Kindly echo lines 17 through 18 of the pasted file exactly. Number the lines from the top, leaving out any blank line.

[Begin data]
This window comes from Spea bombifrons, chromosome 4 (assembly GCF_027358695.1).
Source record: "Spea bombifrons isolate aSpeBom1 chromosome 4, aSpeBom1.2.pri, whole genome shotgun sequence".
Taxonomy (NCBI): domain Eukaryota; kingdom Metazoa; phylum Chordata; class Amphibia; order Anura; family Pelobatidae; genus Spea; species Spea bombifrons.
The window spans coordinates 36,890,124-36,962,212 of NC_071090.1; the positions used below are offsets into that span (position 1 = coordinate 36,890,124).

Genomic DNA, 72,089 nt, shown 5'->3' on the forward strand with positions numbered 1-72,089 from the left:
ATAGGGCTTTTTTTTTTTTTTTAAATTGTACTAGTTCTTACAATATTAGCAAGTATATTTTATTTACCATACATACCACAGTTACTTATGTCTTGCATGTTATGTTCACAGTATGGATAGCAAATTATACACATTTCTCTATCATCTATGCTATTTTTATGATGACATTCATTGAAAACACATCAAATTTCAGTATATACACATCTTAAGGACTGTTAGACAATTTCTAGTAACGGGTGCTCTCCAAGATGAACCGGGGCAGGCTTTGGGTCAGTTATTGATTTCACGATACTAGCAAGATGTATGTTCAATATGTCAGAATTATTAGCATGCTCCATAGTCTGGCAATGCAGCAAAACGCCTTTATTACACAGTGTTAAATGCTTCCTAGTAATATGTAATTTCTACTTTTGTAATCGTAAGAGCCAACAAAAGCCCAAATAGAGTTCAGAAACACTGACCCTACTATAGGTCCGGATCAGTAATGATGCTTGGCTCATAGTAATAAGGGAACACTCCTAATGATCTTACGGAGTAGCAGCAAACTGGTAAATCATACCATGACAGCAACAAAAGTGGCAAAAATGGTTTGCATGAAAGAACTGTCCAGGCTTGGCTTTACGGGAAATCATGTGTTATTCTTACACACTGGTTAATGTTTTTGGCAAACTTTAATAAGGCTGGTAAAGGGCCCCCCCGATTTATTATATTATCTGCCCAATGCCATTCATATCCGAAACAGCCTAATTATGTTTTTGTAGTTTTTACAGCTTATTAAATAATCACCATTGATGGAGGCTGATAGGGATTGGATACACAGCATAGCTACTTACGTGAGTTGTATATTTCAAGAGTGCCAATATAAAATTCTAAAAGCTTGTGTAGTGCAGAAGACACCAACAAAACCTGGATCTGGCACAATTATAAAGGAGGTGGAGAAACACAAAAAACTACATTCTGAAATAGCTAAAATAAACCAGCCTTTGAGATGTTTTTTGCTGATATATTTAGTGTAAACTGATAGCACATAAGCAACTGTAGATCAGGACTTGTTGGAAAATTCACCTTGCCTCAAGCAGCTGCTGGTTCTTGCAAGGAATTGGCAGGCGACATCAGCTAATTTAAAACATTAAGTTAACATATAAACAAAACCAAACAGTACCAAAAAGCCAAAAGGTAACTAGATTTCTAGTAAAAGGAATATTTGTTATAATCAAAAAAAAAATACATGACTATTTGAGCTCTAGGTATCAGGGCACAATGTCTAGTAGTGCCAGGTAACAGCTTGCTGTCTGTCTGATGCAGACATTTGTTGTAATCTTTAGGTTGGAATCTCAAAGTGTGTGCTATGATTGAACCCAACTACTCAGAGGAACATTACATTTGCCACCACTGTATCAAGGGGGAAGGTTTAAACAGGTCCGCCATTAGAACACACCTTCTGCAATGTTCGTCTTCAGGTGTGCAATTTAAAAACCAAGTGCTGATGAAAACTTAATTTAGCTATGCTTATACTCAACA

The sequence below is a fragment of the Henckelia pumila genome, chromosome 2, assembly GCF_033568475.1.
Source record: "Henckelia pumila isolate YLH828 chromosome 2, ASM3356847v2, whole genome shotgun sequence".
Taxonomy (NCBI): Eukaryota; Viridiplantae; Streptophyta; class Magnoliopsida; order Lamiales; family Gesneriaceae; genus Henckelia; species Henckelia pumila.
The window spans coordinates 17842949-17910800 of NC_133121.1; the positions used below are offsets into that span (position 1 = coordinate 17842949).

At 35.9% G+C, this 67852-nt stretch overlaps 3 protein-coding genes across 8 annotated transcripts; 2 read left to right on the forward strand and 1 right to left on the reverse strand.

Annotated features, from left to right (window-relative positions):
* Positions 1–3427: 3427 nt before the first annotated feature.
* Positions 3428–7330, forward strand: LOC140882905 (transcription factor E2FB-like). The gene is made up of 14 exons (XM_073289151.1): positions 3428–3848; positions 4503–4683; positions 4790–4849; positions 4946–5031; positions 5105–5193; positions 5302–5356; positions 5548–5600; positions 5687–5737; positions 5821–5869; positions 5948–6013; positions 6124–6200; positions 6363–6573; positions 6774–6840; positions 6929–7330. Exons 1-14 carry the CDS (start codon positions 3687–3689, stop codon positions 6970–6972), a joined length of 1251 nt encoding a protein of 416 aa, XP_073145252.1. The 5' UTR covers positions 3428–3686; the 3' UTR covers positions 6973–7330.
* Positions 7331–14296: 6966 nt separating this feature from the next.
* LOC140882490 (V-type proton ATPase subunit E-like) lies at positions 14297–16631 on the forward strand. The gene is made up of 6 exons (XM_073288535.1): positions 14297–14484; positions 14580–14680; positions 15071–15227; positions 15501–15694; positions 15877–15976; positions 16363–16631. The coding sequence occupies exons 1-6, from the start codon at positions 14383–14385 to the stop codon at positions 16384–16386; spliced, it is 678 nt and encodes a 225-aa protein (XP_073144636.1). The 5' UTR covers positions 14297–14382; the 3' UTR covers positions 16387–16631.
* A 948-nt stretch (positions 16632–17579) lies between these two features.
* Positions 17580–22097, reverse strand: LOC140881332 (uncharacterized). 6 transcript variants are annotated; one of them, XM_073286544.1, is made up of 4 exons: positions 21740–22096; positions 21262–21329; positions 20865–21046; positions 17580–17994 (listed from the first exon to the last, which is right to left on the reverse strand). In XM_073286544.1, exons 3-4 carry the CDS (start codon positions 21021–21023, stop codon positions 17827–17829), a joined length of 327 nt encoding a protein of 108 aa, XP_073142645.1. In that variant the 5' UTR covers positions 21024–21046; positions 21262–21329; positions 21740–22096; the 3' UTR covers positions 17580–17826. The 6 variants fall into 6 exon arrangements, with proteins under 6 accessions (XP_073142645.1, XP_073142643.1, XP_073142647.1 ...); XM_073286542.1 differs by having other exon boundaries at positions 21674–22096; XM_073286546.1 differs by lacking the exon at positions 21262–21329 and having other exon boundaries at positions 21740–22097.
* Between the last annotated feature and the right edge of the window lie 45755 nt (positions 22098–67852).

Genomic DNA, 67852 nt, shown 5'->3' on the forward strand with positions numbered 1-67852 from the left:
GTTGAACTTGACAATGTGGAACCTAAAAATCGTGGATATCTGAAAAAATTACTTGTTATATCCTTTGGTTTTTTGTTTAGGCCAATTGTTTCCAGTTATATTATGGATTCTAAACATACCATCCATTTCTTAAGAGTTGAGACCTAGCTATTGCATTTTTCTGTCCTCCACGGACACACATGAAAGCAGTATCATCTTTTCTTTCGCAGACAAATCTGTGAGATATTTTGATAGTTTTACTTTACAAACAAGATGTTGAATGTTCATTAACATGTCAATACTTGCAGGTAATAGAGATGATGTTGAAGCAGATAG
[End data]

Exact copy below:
* A 948-nt stretch (positions 16632–17579) lies between these two features.
* Positions 17580–22097, reverse strand: LOC140881332 (uncharacterized). 6 transcript variants are annotated; one of them, XM_073286544.1, is made up of 4 exons: positions 21740–22096; positions 21262–21329; positions 20865–21046; positions 17580–17994 (listed from the first exon to the last, which is right to left on the reverse strand). In XM_073286544.1, exons 3-4 carry the CDS (start codon positions 21021–21023, stop codon positions 17827–17829), a joined length of 327 nt encoding a protein of 108 aa, XP_073142645.1. In that variant the 5' UTR covers positions 21024–21046; positions 21262–21329; positions 21740–22096; the 3' UTR covers positions 17580–17826. The 6 variants fall into 6 exon arrangements, with proteins under 6 accessions (XP_073142645.1, XP_073142643.1, XP_073142647.1 ...); XM_073286542.1 differs by having other exon boundaries at positions 21674–22096; XM_073286546.1 differs by lacking the exon at positions 21262–21329 and having other exon boundaries at positions 21740–22097.